Microsoft has received a lot of flack for how it ungraciously retired the Start Menu in Windows 8, but almost every time the topic comes up, there is always word of its return. Now it appears that the day is close at hand and the Start Menu will indeed be returning. But Microsoft isn’t so quick to relinquish its investment on the “Modern” paradigm and has chosen instead to mix the two a bit artificially.
Perhaps there is no part of the Windows OS that has a more colorful history than the Start Menu (aside from animated desktop helpers, of course). A novelty in Windows 95, its transformation in Windows Vista and Windows 7 was met with some ridicule and apprehension. But when Microsoft actually removed it from the face of Windows 8, users were in an uproar. Though it was hardly the only thing that Windows 8 was criticized for. Microsoft has been making concessions to address those issues. Sort of.
Windows 8.1 introduced some features that tried to bridge the gap between the “full desktop” and the Windows 8 “modern” worlds though the two still existed independently of each other. Noticeably still missing, however, was the Start Menu that everyone was talking about, or at least hoping for. Then in April, just a day after April Fools, a new Start Menu was spotted, one that was practically “Start Menu with Live Tiles”. That is now being confirmed today with what is labelled as a screenshot of Windows 8.1 Pro build #9788, seen below in all its glory.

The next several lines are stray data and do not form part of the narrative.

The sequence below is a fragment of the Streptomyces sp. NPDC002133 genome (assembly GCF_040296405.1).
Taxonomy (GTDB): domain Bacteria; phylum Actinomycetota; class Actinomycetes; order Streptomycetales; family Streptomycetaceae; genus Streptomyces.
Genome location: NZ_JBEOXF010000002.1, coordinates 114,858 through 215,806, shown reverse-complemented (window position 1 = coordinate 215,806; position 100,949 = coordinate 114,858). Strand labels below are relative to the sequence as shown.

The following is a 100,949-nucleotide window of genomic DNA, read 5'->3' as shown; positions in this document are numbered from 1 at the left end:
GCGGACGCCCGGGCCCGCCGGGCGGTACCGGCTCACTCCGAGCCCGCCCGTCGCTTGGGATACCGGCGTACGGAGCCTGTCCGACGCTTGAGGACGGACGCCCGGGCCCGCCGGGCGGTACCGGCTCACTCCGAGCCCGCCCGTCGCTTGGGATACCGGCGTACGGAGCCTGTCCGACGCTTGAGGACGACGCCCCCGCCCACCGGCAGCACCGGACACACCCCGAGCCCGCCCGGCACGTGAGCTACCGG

Here we see what could be called a mix, or a frankenstein, of the Windows 7-style Start Menu with that of the live tiles and flat aesthetic of Windows 8. Microsoft insiders are said to have confirmed that this is a genuine screenshot of the current state of affairs inside Microsoft’s hallowed halls. The only thing that’s missing now is an actual release date that will appease the masses.
But will it really appease them? This Start Menu is hardly the pure Start Menu that Windows users probably have in mind. The integration of Live Tiles into the side panel, once reserved for quick access, may be a compromise to those who have actually grown to appreciate, even love, the modern style, but it also feels coerced and artificial. In the end, the Start Menu might not be the real problem but only a symptom of the disjunct that exists between Microsoft’s two worlds. Unless the company finds a way to seamlessly blend the two, or really force everyone to accept Windows 8+, there will always be those who will hold on to the past in bits and pieces and will never completely welcome any compromise Microsoft makes.